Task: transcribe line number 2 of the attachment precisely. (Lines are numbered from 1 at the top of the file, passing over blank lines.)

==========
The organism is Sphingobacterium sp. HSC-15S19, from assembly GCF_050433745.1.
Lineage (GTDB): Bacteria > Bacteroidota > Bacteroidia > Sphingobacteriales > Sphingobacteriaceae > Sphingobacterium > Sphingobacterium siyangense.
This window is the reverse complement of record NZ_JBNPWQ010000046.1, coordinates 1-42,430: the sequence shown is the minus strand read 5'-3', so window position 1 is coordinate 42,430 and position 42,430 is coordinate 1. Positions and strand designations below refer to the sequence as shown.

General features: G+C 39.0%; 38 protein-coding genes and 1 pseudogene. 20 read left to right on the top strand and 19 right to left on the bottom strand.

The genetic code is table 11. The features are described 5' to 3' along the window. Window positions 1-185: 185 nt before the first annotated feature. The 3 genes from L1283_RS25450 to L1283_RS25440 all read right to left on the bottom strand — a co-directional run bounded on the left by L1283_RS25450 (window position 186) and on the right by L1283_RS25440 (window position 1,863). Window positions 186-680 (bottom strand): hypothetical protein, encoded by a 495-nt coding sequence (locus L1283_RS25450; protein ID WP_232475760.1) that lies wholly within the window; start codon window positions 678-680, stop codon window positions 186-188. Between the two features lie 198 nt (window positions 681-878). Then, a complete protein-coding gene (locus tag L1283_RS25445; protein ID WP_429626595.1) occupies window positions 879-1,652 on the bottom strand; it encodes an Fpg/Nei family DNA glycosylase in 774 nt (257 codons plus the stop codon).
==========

Lineage (GTDB): Bacteria > Bacteroidota > Bacteroidia > Sphingobacteriales > Sphingobacteriaceae > Sphingobacterium > Sphingobacterium siyangense.